Some newer models of digital cameras have their own color profiles. An application that supports a camera color profile can use this information to help accurately translate color from the camera to the monitor. The goal of the digital camera ICC profile is to minimize information loss during the color translation from camera to monitor as much as possible.

As explained in 53 About Image Information, you can view the EXIF data for an image by displaying the File Info dialog box (in the Editor) or by looking on the Metadata tab of the Properties pane (in the Organizer).

You can view the EXIF data attached to an image using the Editor or the Organizer.

Some printers do not interpret EXIF data. Instead, they rely on Windows to provide them with a standard set of colors to use when printing an image that has EXIF data. This set of colors, by the way, has been re-interpreted at least once by the imaging program (such as Photoshop Elements) that imported the image file from the camera. This system is pretty good, but printer manufacturer Epson decided to do it one better.


Some cameras tag their images with the sRGB color space (gamut), even if that is not the actual gamut used by the camera. This causes a noticeable color cast in all the camera's images when viewed onscreen (when Photoshop Elements assumes that sRGB was actually used, and uses that gamut to display the image onscreen). When your digital camera is pretending to use sRGB and it really isn't, you'll want to ignore the EXIF data when saving an image and have Adobe Gamma provide the color space data instead. Simply choose Edit, Preferences, Saving Files from the Editor menu, enable the Ignore Camera Data (EXIF) Profiles check box, and click OK.

Recently, Epson has engineered a system for its inkjet and photo printers that gives the printer the EXIF data for an image directly, by way of a bypass driver. Epson calls its system Print Image Management (PIM), and it enables its printers to see with a high degree of accuracy (albeit through two translators) what a PIM-enabled digital camera saw when it recorded an image. This way, "black" in the digital image (which optically is comprised of no red, green, or blue whatsoever) translates into "black" on the printed page (which, for pigment, generally involves a mixture of black ink with equal parts of cyan, magenta, and yellow inks). Essentially, PIMand its successor, PIM IIensure that both the Epson printer and the PIM-enabled digital camera interpret color and present EXIF data in the same way. If you plan to use the PIM feature of your printer as it was intended, you should purchase or use a digital camera that explicitly supports PIM as welland thankfully, many do, but you do have to look.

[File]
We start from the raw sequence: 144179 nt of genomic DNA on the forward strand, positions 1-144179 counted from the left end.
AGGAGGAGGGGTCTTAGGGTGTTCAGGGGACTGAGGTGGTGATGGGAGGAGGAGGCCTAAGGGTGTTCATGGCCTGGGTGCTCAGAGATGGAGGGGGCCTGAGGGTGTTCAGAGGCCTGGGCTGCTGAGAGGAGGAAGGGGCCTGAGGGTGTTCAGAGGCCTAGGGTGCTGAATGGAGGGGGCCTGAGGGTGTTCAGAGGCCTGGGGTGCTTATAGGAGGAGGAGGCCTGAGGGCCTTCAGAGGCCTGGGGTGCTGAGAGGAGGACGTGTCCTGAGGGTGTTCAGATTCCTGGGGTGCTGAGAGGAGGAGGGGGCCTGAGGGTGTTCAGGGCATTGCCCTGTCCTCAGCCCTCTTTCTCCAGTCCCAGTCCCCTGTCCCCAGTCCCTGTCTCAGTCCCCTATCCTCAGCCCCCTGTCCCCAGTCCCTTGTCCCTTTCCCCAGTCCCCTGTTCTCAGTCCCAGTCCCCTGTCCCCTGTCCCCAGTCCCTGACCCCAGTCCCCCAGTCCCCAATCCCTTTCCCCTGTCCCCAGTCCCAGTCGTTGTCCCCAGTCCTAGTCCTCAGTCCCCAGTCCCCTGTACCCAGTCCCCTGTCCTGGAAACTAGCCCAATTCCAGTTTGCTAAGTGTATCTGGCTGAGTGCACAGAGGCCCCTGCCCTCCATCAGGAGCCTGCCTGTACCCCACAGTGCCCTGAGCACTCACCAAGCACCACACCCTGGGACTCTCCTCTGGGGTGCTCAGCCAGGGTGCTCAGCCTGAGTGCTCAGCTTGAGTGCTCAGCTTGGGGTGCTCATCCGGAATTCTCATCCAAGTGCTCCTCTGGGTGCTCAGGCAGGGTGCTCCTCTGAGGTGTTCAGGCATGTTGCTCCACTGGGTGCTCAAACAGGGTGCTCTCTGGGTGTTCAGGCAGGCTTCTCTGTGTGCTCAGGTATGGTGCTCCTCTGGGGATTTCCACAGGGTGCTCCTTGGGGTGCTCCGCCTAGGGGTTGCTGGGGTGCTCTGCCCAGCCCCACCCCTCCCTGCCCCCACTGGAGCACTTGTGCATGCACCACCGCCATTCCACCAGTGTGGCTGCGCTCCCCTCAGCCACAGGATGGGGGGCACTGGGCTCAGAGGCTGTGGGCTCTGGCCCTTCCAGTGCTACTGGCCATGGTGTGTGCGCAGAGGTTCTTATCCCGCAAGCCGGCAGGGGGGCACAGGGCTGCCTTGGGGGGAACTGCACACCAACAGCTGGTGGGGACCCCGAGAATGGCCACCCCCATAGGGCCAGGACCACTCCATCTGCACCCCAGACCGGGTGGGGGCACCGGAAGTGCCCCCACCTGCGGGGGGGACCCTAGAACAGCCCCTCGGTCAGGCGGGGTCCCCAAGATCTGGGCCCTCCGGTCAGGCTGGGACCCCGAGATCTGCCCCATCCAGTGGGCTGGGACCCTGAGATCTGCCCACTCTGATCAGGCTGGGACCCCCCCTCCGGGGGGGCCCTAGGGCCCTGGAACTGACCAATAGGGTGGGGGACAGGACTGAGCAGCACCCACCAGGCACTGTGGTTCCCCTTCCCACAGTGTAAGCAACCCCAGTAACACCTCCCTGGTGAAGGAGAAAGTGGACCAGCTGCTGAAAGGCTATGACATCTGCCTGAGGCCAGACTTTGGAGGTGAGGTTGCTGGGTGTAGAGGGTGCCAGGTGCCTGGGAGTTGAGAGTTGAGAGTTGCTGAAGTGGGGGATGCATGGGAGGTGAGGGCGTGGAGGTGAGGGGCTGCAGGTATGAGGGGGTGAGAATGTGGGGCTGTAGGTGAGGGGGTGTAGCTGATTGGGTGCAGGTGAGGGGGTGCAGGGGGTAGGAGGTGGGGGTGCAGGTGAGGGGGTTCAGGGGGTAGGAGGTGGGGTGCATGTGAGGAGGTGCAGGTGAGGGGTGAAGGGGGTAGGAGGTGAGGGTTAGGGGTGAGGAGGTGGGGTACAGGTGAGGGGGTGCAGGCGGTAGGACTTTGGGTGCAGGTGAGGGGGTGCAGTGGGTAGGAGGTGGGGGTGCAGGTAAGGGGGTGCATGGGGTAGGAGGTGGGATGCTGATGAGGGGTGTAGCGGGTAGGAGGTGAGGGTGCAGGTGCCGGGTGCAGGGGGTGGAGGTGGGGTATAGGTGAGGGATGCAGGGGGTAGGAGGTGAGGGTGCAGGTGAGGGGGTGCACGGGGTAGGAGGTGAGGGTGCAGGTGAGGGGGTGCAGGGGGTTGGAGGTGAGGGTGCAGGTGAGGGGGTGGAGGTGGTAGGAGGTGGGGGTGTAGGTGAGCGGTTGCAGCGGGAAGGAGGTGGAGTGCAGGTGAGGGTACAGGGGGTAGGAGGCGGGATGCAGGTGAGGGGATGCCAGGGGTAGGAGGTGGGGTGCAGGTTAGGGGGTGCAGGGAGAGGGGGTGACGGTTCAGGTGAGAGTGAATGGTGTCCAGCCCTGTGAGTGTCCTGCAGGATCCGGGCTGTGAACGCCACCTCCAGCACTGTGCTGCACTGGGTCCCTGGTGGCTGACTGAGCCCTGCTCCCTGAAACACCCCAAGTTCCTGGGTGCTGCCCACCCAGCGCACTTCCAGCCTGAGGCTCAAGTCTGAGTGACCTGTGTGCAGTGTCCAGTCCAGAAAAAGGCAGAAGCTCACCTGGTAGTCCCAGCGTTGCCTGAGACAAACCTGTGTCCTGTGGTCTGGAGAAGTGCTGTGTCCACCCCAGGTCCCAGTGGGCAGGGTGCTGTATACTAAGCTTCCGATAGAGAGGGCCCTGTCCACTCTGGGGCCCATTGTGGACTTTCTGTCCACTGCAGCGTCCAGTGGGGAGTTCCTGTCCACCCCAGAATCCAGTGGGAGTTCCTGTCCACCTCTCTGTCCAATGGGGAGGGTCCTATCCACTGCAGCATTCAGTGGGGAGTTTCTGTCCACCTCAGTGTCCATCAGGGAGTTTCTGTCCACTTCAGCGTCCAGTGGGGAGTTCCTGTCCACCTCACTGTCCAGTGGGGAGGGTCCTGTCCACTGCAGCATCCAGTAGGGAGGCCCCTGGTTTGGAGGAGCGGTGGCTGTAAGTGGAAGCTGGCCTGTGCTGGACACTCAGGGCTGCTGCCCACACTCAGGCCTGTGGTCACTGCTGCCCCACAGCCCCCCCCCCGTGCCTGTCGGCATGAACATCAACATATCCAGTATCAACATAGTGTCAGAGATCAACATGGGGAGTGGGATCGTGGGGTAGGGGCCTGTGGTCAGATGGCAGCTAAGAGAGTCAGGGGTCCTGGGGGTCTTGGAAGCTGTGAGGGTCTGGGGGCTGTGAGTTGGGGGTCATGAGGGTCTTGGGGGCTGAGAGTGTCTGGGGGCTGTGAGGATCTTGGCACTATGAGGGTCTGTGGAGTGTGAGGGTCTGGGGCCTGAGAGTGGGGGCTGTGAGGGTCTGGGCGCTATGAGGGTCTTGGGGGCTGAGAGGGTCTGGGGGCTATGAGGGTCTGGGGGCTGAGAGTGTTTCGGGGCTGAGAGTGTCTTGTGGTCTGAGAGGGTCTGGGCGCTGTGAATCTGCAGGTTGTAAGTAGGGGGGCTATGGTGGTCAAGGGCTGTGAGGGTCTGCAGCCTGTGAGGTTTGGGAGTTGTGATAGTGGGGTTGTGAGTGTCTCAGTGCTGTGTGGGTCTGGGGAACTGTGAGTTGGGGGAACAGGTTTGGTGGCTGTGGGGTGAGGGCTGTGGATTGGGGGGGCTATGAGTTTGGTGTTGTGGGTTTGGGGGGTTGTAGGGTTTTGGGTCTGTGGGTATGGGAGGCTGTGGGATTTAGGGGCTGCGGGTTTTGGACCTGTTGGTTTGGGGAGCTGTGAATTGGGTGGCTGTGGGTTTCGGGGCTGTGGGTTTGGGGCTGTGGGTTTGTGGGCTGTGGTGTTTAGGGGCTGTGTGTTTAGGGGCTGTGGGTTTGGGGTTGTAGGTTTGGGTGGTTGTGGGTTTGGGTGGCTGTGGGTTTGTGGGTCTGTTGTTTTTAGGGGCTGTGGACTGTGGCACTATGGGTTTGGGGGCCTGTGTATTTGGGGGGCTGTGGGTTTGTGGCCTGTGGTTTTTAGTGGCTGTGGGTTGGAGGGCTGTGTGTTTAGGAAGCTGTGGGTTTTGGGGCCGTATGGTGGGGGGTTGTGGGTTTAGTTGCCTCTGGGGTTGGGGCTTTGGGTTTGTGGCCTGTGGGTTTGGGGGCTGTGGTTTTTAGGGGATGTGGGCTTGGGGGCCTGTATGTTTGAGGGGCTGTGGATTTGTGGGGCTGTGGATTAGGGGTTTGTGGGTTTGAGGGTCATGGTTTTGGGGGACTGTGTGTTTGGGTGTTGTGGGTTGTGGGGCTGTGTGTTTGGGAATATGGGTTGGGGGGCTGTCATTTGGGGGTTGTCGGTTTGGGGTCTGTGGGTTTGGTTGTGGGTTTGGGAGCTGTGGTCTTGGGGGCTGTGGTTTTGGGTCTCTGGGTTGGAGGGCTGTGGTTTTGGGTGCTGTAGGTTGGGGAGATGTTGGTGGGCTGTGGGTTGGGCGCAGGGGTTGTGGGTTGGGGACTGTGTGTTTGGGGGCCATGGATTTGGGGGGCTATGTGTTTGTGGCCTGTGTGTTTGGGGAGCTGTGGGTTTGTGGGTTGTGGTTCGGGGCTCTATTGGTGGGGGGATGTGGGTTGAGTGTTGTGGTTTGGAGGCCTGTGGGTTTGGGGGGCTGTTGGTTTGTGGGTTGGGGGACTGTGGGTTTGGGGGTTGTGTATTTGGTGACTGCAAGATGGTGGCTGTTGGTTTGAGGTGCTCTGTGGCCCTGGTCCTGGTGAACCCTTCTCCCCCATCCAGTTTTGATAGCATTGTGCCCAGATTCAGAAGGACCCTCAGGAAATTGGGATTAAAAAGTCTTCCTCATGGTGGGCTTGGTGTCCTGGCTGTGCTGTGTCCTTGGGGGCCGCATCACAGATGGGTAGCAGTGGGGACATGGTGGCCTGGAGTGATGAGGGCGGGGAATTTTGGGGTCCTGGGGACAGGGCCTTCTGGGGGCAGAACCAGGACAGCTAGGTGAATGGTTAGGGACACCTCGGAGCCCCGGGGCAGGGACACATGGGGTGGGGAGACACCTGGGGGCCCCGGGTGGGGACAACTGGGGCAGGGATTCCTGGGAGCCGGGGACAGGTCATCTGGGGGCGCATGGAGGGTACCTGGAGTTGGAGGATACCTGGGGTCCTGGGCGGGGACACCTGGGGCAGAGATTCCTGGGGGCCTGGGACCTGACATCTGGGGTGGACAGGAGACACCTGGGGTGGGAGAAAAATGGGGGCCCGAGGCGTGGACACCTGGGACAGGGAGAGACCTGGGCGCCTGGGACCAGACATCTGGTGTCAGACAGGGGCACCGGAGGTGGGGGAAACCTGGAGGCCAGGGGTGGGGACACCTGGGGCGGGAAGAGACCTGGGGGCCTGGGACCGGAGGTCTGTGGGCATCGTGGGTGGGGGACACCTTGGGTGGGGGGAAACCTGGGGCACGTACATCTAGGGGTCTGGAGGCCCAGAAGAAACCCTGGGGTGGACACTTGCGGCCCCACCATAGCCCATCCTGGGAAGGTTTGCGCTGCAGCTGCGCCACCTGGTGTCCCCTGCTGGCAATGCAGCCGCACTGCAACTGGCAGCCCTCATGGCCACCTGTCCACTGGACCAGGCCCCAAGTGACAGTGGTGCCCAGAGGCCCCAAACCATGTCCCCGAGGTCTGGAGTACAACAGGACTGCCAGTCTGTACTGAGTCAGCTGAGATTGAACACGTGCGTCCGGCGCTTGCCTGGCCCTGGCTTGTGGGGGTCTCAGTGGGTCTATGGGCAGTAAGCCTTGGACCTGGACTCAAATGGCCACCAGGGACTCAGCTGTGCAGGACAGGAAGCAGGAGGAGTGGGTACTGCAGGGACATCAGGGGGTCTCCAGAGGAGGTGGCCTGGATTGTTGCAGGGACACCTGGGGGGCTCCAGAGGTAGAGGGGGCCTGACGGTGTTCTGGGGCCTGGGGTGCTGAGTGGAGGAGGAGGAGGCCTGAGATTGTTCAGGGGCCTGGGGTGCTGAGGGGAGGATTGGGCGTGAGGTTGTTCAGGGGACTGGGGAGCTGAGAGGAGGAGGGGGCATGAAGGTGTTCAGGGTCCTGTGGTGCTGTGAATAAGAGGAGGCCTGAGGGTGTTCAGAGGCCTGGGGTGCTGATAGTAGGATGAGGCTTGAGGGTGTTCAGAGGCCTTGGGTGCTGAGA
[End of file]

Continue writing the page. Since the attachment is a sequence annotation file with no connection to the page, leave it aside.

When PIM is involved, the color management scheme changes. Software called the PIM plug-in bypasses Windows color management and the ICC color profile, presenting EXIF data from an image directly to Photoshop Elements. The status of the PIM coalition changes often; as a result, other printer brands (such as Canon) might also be PIM enabled. Consult your printer's documentation to learn whether it is PIM enabled.

Adobe Photoshop Elements 3 in a Snap
Adobe Photoshop Elements 3 in a Snap
ISBN: 067232668X
EAN: 2147483647
Year: 2006
Pages: 263 © 2008-2017.